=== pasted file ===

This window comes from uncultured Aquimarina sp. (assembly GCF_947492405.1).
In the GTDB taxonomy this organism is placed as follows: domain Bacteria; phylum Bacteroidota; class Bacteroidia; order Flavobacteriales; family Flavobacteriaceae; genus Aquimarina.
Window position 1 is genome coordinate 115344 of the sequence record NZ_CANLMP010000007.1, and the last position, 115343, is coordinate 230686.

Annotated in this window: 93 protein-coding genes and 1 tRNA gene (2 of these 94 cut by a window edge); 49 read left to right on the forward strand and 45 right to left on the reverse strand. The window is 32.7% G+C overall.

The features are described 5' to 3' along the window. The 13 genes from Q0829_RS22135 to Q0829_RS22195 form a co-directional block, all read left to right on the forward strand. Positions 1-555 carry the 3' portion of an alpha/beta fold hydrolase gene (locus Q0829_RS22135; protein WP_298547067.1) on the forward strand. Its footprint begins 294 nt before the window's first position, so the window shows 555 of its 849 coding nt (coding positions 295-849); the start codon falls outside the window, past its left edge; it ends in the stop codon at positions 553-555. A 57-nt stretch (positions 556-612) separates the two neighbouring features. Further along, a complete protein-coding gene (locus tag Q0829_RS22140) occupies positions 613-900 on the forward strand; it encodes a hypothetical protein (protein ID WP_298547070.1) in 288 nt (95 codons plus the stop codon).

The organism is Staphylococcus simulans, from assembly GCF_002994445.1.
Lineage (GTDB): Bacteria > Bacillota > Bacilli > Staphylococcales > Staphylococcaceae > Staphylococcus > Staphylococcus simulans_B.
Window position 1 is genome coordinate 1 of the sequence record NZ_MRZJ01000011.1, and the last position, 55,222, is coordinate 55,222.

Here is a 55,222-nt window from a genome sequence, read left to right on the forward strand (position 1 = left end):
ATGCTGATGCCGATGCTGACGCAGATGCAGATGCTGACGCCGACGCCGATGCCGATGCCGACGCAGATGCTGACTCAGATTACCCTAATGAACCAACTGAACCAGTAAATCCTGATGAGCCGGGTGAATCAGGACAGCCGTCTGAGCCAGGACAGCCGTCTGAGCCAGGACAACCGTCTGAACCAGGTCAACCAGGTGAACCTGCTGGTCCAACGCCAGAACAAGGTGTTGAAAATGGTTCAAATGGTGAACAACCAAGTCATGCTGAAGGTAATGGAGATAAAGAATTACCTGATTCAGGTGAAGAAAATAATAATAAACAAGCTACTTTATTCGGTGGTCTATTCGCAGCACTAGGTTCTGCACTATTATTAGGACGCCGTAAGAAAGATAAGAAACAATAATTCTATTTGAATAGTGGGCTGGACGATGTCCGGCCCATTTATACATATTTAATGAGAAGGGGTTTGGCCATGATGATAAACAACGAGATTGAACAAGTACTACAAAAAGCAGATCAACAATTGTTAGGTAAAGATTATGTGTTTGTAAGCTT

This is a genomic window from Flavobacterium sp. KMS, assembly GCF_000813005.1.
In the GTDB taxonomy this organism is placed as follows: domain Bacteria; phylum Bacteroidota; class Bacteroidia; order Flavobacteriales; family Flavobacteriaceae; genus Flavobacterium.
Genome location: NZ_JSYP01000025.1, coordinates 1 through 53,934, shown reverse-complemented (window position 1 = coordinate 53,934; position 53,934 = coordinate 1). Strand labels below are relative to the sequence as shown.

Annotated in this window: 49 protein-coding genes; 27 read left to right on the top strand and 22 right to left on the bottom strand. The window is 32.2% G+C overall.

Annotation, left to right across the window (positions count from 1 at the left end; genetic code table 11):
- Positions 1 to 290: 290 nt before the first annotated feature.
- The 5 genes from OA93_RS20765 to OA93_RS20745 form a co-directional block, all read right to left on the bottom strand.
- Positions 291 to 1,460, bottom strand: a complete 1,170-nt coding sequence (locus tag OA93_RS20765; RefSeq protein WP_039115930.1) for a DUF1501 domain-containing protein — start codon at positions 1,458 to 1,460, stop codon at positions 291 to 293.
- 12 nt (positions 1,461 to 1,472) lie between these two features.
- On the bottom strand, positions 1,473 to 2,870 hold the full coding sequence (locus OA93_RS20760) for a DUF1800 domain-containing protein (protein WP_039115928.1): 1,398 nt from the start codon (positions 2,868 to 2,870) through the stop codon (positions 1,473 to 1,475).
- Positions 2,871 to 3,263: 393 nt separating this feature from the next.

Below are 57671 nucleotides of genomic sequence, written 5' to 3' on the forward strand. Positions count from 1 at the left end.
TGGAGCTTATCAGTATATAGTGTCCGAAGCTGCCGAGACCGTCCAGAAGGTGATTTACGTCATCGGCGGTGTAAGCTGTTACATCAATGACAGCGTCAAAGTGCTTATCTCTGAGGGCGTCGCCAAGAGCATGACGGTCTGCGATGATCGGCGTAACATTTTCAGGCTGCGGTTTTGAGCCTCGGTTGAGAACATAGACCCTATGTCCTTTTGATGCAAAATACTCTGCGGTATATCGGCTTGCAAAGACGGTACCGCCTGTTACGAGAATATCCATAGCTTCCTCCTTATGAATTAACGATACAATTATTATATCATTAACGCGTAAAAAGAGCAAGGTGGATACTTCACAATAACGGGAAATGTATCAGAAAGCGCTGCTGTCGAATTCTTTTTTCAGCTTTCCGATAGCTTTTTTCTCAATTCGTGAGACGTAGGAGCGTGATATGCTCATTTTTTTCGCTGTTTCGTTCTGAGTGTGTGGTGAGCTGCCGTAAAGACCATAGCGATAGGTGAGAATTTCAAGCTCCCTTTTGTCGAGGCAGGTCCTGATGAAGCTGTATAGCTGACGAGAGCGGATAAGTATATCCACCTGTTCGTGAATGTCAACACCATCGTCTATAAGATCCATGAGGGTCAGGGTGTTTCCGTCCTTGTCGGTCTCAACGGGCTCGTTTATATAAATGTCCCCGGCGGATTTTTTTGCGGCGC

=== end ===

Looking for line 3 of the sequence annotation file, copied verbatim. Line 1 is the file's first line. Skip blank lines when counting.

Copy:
Window position 1 is genome coordinate 115344 of the sequence record NZ_CANLMP010000007.1, and the last position, 115343, is coordinate 230686.